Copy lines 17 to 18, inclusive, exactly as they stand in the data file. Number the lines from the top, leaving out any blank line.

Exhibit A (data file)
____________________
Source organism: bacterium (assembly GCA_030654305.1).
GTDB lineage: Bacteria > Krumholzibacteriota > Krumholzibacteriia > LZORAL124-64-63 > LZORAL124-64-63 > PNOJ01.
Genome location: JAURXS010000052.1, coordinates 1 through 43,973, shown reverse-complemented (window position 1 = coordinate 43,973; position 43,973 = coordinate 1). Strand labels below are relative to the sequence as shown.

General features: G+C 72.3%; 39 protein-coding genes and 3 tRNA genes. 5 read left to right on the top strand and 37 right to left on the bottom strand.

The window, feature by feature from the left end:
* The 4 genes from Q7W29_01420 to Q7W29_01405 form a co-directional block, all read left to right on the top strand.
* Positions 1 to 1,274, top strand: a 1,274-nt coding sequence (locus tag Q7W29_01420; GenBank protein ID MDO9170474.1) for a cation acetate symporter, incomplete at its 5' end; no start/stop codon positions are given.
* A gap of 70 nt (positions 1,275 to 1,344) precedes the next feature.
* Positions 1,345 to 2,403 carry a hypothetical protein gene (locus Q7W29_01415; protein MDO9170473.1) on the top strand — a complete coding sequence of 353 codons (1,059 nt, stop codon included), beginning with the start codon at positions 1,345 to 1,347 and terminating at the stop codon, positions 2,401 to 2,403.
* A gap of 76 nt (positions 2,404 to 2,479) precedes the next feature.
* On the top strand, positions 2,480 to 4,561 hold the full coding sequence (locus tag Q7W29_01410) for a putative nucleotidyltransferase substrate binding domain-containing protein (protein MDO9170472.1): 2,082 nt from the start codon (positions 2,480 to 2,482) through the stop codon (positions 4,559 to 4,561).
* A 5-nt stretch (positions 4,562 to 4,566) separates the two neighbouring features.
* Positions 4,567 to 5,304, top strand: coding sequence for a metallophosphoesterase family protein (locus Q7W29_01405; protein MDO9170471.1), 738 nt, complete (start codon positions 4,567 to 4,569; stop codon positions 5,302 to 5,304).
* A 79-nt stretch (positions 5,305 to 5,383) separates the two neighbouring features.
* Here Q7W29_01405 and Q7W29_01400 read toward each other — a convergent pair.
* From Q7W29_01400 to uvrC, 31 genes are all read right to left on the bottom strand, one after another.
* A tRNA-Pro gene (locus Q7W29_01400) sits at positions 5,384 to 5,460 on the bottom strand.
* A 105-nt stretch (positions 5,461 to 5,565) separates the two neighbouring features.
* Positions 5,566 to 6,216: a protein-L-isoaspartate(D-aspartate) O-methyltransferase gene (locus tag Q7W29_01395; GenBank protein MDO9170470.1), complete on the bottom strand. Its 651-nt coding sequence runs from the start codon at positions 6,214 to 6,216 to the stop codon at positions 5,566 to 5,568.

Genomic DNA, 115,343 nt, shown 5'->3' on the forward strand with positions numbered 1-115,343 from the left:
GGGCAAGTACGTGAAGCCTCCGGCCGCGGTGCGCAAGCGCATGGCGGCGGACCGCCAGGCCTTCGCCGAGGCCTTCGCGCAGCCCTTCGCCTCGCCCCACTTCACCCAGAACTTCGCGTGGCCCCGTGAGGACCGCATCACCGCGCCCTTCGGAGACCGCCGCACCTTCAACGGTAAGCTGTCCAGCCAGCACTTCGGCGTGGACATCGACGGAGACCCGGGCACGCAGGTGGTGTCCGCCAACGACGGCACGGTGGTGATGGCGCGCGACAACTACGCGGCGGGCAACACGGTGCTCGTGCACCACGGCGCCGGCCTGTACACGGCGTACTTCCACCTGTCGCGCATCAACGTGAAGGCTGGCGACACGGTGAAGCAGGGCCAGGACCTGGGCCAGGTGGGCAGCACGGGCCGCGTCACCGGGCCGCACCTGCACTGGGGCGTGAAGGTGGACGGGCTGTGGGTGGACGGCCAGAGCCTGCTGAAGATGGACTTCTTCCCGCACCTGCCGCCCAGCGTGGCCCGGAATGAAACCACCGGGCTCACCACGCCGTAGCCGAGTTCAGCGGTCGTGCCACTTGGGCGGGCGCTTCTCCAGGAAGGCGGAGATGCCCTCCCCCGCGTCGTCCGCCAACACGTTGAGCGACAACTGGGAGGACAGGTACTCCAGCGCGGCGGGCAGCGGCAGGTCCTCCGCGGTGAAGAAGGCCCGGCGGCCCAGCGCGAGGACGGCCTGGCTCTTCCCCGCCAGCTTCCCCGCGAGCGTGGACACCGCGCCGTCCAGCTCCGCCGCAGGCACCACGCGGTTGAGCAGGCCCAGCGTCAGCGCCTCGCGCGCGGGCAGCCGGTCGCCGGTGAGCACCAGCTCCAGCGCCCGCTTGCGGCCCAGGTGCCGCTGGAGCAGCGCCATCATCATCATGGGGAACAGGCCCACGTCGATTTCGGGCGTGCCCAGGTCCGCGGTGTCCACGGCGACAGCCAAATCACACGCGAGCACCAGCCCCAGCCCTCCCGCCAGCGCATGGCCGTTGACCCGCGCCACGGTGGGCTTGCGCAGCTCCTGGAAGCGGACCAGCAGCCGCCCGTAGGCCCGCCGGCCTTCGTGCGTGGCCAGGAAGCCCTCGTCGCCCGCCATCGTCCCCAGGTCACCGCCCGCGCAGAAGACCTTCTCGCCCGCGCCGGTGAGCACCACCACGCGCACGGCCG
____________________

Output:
* A tRNA-Pro gene (locus Q7W29_01400) sits at positions 5,384 to 5,460 on the bottom strand.
* A 105-nt stretch (positions 5,461 to 5,565) separates the two neighbouring features.